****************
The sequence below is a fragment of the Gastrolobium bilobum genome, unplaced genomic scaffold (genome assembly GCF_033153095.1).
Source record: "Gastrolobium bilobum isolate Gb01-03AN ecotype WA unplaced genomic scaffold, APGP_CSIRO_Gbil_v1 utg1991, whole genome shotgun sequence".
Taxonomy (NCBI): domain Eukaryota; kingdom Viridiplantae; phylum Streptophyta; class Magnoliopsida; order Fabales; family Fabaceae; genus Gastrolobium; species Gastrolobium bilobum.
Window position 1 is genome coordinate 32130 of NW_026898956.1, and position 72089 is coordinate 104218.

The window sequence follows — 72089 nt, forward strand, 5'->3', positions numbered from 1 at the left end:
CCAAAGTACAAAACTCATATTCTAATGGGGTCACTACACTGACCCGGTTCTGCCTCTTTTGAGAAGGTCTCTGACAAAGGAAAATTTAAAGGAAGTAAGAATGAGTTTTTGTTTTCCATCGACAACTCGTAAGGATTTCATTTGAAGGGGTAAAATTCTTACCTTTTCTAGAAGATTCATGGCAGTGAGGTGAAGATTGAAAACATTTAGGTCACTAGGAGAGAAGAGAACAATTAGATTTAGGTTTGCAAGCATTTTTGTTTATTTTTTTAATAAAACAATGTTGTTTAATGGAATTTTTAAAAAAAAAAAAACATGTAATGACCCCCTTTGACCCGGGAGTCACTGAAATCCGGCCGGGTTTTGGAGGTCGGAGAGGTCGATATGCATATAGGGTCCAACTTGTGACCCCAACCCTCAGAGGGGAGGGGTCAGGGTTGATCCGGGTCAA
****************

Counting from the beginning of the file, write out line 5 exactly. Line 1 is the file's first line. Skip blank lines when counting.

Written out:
The window sequence follows — 72089 nt, forward strand, 5'->3', positions numbered from 1 at the left end: